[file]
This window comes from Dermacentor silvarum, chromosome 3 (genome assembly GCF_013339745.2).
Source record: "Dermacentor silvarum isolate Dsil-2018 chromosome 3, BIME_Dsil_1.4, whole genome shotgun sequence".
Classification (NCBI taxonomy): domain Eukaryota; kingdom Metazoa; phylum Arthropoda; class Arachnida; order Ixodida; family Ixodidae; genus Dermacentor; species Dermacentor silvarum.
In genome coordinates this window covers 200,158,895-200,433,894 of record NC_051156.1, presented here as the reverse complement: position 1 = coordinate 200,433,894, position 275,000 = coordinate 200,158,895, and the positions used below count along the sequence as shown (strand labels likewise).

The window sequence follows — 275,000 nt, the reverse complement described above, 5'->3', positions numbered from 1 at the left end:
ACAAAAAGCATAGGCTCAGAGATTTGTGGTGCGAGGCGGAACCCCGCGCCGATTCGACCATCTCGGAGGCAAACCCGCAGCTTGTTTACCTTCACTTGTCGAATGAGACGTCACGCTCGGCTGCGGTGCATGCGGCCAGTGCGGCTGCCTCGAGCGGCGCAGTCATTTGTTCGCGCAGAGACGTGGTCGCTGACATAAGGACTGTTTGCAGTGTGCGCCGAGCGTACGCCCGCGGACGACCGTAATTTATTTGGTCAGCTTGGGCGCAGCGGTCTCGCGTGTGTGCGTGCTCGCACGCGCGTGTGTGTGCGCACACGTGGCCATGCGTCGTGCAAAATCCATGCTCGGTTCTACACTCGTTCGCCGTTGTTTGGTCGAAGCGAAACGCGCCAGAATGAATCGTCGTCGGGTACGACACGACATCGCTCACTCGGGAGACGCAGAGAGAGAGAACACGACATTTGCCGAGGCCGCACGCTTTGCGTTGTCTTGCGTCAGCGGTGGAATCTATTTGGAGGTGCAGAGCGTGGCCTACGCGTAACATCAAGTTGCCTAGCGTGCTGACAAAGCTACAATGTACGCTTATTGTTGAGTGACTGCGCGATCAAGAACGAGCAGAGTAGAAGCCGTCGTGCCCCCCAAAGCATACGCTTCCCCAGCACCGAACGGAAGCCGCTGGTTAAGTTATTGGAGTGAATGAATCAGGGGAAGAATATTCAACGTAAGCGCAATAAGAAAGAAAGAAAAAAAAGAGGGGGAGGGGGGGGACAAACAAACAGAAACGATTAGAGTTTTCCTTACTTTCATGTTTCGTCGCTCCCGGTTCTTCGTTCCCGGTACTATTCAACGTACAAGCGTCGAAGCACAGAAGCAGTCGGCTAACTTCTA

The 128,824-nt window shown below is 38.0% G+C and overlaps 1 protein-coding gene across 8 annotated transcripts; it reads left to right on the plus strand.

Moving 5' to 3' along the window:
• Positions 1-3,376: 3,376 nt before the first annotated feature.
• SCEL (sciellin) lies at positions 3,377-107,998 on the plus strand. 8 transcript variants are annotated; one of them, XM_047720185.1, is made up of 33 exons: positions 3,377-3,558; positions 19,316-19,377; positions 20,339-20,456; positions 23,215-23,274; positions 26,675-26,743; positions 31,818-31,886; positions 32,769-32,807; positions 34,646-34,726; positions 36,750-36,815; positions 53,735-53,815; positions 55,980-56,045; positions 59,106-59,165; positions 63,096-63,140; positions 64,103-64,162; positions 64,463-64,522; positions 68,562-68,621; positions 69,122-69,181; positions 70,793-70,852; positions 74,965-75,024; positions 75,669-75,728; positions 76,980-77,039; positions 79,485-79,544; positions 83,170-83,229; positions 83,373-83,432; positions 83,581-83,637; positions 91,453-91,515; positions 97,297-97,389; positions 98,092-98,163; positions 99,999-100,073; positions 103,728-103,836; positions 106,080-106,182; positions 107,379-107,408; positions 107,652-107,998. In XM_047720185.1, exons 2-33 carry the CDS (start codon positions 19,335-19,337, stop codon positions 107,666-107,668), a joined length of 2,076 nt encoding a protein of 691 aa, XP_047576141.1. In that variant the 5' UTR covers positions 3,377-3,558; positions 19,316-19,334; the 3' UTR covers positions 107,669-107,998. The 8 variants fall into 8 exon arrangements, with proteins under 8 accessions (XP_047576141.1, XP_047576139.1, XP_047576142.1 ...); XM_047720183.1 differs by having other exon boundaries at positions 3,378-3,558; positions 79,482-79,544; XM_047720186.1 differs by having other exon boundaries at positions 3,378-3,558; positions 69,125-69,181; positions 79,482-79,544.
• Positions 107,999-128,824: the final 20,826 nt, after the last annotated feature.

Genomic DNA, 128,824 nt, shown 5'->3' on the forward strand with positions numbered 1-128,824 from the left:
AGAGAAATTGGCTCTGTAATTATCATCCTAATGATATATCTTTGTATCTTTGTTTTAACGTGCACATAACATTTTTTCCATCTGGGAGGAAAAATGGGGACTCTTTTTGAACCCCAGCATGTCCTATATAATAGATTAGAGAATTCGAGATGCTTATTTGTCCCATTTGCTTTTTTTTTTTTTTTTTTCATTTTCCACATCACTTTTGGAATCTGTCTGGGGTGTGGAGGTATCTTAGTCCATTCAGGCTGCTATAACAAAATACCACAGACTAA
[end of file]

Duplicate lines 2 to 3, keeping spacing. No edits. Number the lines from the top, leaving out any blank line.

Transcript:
Source record: "Dermacentor silvarum isolate Dsil-2018 chromosome 3, BIME_Dsil_1.4, whole genome shotgun sequence".
Classification (NCBI taxonomy): domain Eukaryota; kingdom Metazoa; phylum Arthropoda; class Arachnida; order Ixodida; family Ixodidae; genus Dermacentor; species Dermacentor silvarum.